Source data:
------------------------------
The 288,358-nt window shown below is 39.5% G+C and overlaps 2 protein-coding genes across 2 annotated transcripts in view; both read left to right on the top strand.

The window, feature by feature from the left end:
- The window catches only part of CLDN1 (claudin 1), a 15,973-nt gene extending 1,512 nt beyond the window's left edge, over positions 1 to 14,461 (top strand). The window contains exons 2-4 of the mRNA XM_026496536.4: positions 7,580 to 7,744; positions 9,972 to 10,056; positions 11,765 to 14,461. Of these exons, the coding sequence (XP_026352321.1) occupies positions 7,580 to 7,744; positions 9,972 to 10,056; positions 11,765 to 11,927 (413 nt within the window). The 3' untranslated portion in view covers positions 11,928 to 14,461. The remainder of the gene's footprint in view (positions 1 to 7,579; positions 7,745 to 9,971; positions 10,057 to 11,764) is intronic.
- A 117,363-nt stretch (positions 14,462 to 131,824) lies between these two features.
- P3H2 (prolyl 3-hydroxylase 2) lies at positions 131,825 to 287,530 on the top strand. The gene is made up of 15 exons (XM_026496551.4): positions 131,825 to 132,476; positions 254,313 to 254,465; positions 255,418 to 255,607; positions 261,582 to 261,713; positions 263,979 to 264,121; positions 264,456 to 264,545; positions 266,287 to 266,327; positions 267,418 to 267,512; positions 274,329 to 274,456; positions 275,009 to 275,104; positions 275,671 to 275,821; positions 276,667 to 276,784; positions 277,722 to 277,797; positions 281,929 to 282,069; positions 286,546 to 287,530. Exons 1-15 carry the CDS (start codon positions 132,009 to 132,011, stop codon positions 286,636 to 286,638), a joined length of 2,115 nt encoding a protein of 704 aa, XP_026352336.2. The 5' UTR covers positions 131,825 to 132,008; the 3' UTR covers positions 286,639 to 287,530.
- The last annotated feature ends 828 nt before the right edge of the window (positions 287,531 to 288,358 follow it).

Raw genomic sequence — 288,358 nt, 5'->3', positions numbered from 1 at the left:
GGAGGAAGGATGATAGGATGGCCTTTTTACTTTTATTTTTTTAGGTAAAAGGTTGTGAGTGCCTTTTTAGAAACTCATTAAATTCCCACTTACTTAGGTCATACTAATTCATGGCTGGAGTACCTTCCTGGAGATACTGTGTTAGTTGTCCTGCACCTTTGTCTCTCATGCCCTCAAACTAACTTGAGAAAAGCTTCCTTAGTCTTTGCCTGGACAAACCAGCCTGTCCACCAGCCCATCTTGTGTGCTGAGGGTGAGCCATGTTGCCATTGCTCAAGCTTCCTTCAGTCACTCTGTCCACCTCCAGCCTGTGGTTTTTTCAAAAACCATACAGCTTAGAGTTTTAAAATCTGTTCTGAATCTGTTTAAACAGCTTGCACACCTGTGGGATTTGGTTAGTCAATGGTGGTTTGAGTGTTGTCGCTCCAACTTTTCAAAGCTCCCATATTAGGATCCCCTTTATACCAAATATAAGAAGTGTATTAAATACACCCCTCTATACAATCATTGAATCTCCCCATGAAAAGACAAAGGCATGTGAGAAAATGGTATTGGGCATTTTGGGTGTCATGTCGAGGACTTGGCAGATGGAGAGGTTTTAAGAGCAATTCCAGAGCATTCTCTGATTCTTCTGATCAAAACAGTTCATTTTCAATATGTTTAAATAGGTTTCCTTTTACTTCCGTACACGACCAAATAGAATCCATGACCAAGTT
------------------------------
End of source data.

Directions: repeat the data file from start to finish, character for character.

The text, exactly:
The 288,358-nt window shown below is 39.5% G+C and overlaps 2 protein-coding genes across 2 annotated transcripts in view; both read left to right on the top strand.

The window, feature by feature from the left end:
- The window catches only part of CLDN1 (claudin 1), a 15,973-nt gene extending 1,512 nt beyond the window's left edge, over positions 1 to 14,461 (top strand). The window contains exons 2-4 of the mRNA XM_026496536.4: positions 7,580 to 7,744; positions 9,972 to 10,056; positions 11,765 to 14,461. Of these exons, the coding sequence (XP_026352321.1) occupies positions 7,580 to 7,744; positions 9,972 to 10,056; positions 11,765 to 11,927 (413 nt within the window). The 3' untranslated portion in view covers positions 11,928 to 14,461. The remainder of the gene's footprint in view (positions 1 to 7,579; positions 7,745 to 9,971; positions 10,057 to 11,764) is intronic.
- A 117,363-nt stretch (positions 14,462 to 131,824) lies between these two features.
- P3H2 (prolyl 3-hydroxylase 2) lies at positions 131,825 to 287,530 on the top strand. The gene is made up of 15 exons (XM_026496551.4): positions 131,825 to 132,476; positions 254,313 to 254,465; positions 255,418 to 255,607; positions 261,582 to 261,713; positions 263,979 to 264,121; positions 264,456 to 264,545; positions 266,287 to 266,327; positions 267,418 to 267,512; positions 274,329 to 274,456; positions 275,009 to 275,104; positions 275,671 to 275,821; positions 276,667 to 276,784; positions 277,722 to 277,797; positions 281,929 to 282,069; positions 286,546 to 287,530. Exons 1-15 carry the CDS (start codon positions 132,009 to 132,011, stop codon positions 286,636 to 286,638), a joined length of 2,115 nt encoding a protein of 704 aa, XP_026352336.2. The 5' UTR covers positions 131,825 to 132,008; the 3' UTR covers positions 286,639 to 287,530.
- The last annotated feature ends 828 nt before the right edge of the window (positions 287,531 to 288,358 follow it).

Raw genomic sequence — 288,358 nt, 5'->3', positions numbered from 1 at the left:
GGAGGAAGGATGATAGGATGGCCTTTTTACTTTTATTTTTTTAGGTAAAAGGTTGTGAGTGCCTTTTTAGAAACTCATTAAATTCCCACTTACTTAGGTCATACTAATTCATGGCTGGAGTACCTTCCTGGAGATACTGTGTTAGTTGTCCTGCACCTTTGTCTCTCATGCCCTCAAACTAACTTGAGAAAAGCTTCCTTAGTCTTTGCCTGGACAAACCAGCCTGTCCACCAGCCCATCTTGTGTGCTGAGGGTGAGCCATGTTGCCATTGCTCAAGCTTCCTTCAGTCACTCTGTCCACCTCCAGCCTGTGGTTTTTTCAAAAACCATACAGCTTAGAGTTTTAAAATCTGTTCTGAATCTGTTTAAACAGCTTGCACACCTGTGGGATTTGGTTAGTCAATGGTGGTTTGAGTGTTGTCGCTCCAACTTTTCAAAGCTCCCATATTAGGATCCCCTTTATACCAAATATAAGAAGTGTATTAAATACACCCCTCTATACAATCATTGAATCTCCCCATGAAAAGACAAAGGCATGTGAGAAAATGGTATTGGGCATTTTGGGTGTCATGTCGAGGACTTGGCAGATGGAGAGGTTTTAAGAGCAATTCCAGAGCATTCTCTGATTCTTCTGATCAAAACAGTTCATTTTCAATATGTTTAAATAGGTTTCCTTTTACTTCCGTACACGACCAAATAGAATCCATGACCAAGTT